nep-ifn New Economics Papers
on International Finance
Issue of 2013‒02‒16
two papers chosen by
Vimal Balasubramaniam
University of Oxford

  1. Foreign Exchange Intervention in Colombia By Hernando Vargas Herrera; Andrés González; Diego Rodríguez
  2. Hot Money Flows, Commodity Price Cycles, and Financial Repression in the US and the People’s Republic of China: The Consequences of Near Zero US Interest Rates By McKinnon, Ronald; Liu, Zhao

  1. By: Hernando Vargas Herrera; Andrés González; Diego Rodríguez
    Abstract: Banco de la República’s FX intervention policy is described, with a focus on its objectives and main features. Then, based on a survey of the effectiveness of sterilized intervention in Colombia, it is argued that this tool is not useful to cope with the challenges posed by medium term external factors such as quantitative easing in advanced economies, reduced risk premiums in emerging economies or high international commodity prices. The duration of the impact of sterilized intervention on the exchange rate (if any) is much shorter than the effects of those factors. Finally, it is argued that if sterilized FX intervention is effective due to the operation of the portfolio balance channel, it may also have an expansionary effect on credit supply and aggregate demand. In this case, the macroeconomic outcomes of intervention depend on the monetary policy response. This issue is studied with a small open economy DSGE. In general, FX intervention implies a volatility of credit and consumption that is higher than under a more efficient allocation and under alternative monetary regimes without intervention. Furthermore, the more inclined the central bank is to meet an inflation target, the stronger its response to the expansionary effects of the intervention and, consequently, the lower the impact of the intervention on the exchange rate.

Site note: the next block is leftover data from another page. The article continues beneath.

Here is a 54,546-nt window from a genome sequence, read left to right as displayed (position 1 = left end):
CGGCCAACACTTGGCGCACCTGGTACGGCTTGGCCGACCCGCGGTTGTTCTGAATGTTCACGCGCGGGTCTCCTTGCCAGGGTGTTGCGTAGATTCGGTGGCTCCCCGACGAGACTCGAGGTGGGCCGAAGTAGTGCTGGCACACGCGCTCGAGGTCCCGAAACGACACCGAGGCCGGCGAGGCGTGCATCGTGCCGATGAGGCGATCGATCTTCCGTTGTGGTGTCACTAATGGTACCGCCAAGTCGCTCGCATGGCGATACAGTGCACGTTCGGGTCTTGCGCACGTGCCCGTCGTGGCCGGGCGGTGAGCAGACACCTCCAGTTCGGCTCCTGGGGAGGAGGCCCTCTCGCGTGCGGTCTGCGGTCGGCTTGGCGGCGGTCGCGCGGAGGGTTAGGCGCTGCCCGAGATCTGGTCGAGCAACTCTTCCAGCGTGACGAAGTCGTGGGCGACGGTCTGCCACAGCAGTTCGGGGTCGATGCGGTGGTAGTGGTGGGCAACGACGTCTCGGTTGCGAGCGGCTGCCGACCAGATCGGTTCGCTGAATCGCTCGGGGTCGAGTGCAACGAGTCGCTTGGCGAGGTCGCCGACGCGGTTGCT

Keywords: Monetary Policy, Foreign Exchange Intervention. Classification JEL: F31; F32; F33; E37
    Date: 2013–02
  2. By: McKinnon, Ronald (Stanford University); Liu, Zhao (Stanford University)
    Abstract: Under near zero United States (US) interest rates, the international dollar standard malfunctions. Emerging markets with naturally higher interest rates are swamped with "hot money" inflows. Emerging market central banks intervene to prevent their currencies from rising precipitously. They subsequently lose monetary control and begin inflating. Primary commodity prices rise worldwide unless interrupted by an international banking crisis. This cyclical inflation on the dollar’s periphery only registers in the US core consumer price index (CPI) with a long lag. The zero interest rate policy also fails to stimulate the US economy as domestic financial intermediation by banks and money market mutual funds is repressed. Because the People’s Republic of China (PRC) is forced to keep its interest rates below market-clearing levels, it also suffers from "financial repression," although in a form differing from that in the US.
    Keywords: Dollar standard; carry trades; commodity price inflation
    JEL: F31 F32
    Date: 2013–01–01

This nep-ifn issue is ©2013 by Vimal Balasubramaniam. It is provided as is without any express or implied warranty. It may be freely redistributed in whole or in part for any purpose. If distributed in part, please include this notice.
General information on the NEP project can be found at For comments please write to the director of NEP, Marco Novarese at <>. Put “NEP” in the subject, otherwise your mail may be rejected.
NEP’s infrastructure is sponsored by the School of Economics and Finance of Massey University in New Zealand.